The abrupt change values and their change amplitude in the previously selected main (IA/BA and VFA) and auxiliary (IA, BA and VFA/BA) early warning indicators were investigated in current study. The variation amplitudes of abrupt changes in indicators monitored during experiments and simulation are shown in Fig. 4, and the accurate values were shown in Tables 2 and 3. The abrupt change value of IA/BA was below 0.7, which was 0.53 for organic gradual overload (R1 g), 0.54 for organic sudden overload (R1 s) and 0.68 for hydraulic gradual overload (R2 g), respectively. Meanwhile, Martín-González et al. [32] proposed the critical value of IA/PA to be 0.24 for municipal waste (37 °C), and in another study Ferrer et al. [38] found this number to be 0.72 for sewage sludge (55 °C). This divergence, however, may be the result of differences in feedstock composition and AD operating conditions. Consequently, compared with providing a determined threshold, observing the relative variation for indicators might be a more promising strategy, while evaluating the effectiveness of early warning indicators. This conclusion found further support in previous studies [12, 18].

Accordingly, an acidification risk that requires attention would appear in present AD processes when the IA/BA changed more than 10% in the experiment or 20% in the simulation, based on the steady-state data.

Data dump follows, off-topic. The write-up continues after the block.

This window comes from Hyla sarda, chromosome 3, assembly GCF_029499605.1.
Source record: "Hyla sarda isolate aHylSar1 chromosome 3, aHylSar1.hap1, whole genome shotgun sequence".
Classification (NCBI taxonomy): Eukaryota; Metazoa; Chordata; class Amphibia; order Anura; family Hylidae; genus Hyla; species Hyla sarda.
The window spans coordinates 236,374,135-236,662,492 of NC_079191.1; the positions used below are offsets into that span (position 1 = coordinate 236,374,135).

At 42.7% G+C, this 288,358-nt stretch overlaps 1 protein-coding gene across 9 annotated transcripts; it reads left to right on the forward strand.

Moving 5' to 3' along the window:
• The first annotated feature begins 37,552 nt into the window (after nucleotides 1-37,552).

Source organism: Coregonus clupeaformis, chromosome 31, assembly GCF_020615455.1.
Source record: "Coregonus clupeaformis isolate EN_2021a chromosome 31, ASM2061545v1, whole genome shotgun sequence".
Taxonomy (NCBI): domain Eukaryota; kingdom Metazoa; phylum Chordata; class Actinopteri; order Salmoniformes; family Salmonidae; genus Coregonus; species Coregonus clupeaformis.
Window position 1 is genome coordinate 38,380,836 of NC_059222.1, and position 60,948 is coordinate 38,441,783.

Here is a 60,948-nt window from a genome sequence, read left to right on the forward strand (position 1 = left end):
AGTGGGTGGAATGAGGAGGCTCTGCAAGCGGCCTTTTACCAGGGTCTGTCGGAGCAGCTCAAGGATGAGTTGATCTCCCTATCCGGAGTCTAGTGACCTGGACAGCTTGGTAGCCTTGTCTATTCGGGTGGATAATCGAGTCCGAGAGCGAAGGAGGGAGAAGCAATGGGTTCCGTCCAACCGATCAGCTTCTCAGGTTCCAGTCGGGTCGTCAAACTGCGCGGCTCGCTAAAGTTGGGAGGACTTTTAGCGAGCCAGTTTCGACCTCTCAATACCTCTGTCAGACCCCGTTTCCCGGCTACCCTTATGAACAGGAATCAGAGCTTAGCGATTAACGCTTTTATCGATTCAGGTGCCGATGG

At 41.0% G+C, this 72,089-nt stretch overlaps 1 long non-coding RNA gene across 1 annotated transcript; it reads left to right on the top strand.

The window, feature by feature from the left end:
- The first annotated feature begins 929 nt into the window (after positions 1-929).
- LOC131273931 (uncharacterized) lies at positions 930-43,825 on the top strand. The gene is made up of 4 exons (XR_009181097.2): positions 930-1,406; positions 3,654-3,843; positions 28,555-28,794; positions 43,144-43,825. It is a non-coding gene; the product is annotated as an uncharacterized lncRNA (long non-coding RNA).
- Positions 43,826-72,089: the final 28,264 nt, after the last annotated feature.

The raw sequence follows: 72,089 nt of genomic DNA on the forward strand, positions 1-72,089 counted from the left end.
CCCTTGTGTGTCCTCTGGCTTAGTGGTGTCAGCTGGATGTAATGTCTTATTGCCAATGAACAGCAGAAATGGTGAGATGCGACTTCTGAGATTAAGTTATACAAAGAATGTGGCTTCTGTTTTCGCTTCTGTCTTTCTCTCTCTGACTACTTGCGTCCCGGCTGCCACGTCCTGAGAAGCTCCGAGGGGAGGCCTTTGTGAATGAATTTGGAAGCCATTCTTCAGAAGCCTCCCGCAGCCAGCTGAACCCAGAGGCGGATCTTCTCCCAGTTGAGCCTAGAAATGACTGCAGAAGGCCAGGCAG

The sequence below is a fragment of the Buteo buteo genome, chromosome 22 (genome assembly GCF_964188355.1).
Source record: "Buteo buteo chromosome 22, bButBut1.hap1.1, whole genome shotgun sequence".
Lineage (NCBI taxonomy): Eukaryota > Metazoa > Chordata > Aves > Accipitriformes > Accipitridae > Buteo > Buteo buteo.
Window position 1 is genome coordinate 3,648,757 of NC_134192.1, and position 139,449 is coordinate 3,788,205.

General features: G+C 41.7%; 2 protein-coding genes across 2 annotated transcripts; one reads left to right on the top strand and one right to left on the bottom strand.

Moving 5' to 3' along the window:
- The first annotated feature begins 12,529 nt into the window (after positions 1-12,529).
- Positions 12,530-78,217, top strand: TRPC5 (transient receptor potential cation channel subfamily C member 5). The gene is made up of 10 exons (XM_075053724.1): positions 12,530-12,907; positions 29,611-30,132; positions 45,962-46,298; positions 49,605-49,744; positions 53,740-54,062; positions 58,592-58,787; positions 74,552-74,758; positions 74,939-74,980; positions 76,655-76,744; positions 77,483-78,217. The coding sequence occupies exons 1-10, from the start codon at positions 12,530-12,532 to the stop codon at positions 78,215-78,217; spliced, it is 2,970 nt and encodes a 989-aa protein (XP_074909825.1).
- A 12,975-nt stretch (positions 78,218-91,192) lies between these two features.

The abrupt change values of VFA were 0.80 g/L (R1 g), 0.95 g/L (R1 s) and 2.15 g/L (R2 g), respectively. Compared to the average values during the steady-state period, if the VFA increased more than 51% (experimental data) or 19% (simulation data), the biogas system would potentially be at risk from instability.

The abrupt change values of IA, BA and VFA/BA in this study were lower than 0.90, higher than 1.05 and lower than 0.80, respectively. When the IA value increased by nearly 20%, BA value decreased about 11% and VFA/BA value increased approximately 30%. This implied that the biogas system was imbalanced, thus attention should be paid and necessary actions might have to be taken to regulate the AD process.

While based on the assessment of several relevant publications, above discussion could potentially be extended by future analyses of the available literature on the early warning indicators in AD. These, together with experiments carried out and evaluated in a manner similar to the one hereby presented, could offer further model verification, deeper insights into the dynamic behavior of such interconnected processes and eventually provide optimized early warning indicators for biogas plants.

Conclusion

Monitoring and providing early warning are essential operations in the AD process. Using a mathematical model to simulate the selected experimental process variables provided good data fit and played a key role in the evaluation of the early warning indicators. Based on both experimental and simulated results, the optimal early warning indicators were identified to be IA/BA and VFA. Besides, IA, BA, and VFA/BA could be used as auxiliary indicators for diagnosing the AD system of CS. It is concluded that this modeling can be a promising tool for monitoring the change signals from early warning indicators and improving the standards of AD plant operation.

Methods

Feedstock and inoculum

Corn stalk was obtained from Weichang County, Hebei, China. The collected corn stalk was dried and smashed to approximately 3 mm. The inoculum, obtained from an anaerobic reactor in a wastewater treatment plant (Beijing, China), was acclimated at mesophilic temperature by feeding with pig manure for 2 weeks. The properties of corn stalk and inoculum were shown in Table 4.